The following article features coverage from the ASCO Genitourinary Cancers Symposium 2022. Click here to read more of MPR‘s conference coverage.

Men taking anxiety and depression medications were more likely to undergo prostate specific antigen (PSA) testing, according to findings presented at the 2022 American Society of Clinical Oncology (ASCO) Genitourinary Cancers Symposium.

To investigate the association between anti-anxiety and antidepressant use and PSA testing, researchers used 2018 data from the National Health Interview Survey, which asked respondents to report on whether they had undergone PSA testing and how often they tested in the previous 5 years. The answers were then stratified by whether the respondent used psychotropic medications or not.

“We performed multivariable logistic regression analysis to define adjusted odds ratios of undergoing PSA testing adjusting for relevant socio-economic and demographic parameters,” the researchers explained.

There were 5035 participants in the study; 2.9% reported taking anxiety medications, 2.1% reported depression medication use, and 5.5% reported use of both. Findings showed a significantly higher rate of PSA testing among men taking anxiety and depression medications vs those not on these medications (P =.002).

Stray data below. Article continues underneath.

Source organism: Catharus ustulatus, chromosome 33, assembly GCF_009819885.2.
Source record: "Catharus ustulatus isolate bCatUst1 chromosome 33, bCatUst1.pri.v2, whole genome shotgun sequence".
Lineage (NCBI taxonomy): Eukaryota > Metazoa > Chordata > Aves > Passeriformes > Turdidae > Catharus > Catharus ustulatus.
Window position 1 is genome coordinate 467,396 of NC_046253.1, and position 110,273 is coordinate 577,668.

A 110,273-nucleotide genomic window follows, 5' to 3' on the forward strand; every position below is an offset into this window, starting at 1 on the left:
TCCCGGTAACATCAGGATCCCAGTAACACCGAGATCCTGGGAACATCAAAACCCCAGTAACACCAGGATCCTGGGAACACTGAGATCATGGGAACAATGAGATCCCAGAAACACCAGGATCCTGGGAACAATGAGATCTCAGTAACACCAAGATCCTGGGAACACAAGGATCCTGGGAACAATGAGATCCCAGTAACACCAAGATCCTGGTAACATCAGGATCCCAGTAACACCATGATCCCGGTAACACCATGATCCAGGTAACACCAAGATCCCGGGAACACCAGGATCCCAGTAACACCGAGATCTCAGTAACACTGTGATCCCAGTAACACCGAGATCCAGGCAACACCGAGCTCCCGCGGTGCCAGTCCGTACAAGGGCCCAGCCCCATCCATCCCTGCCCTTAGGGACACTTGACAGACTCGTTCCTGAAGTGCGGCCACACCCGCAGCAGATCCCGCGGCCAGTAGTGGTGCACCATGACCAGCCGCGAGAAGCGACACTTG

The average number of PSA tests in the past 5 years was also found to be highest among men taking both anxiety and depression drugs (P <.0001).

Additionally, results of the multivariable logistic regression analysis showed that the odds of undergoing PSA testing were greater for men who took medications for both depression and anxiety vs those who did not (OR, 1.755, P =.001).

The analysis also demonstrated that age, living with a spouse, and cancer history increased the likelihood of PSA testing. Factors associated with lower odds of testing included being a minority, living in the south, and smoking.

Based on these findings, the researchers concluded that further investigation into the association between anxiety and depression medication use and PSA testing is warranted, “especially due to the rising use of these medications in the current era of the COVID-19 pandemic.”

Disclosure: Some study authors declared affiliations with biotech, pharmaceutical, and/or device companies. Please see the original reference for a full list of authors’ disclosures.

Reference

Khan A, Goldberg H, Pinkhasov O, et al. The association of the use of anxiety and depression medications with PSA testing. Presented at: 2022 ASCO Genitourinary Cancers Symposium; February 17-19, 2022; San Francisco, CA.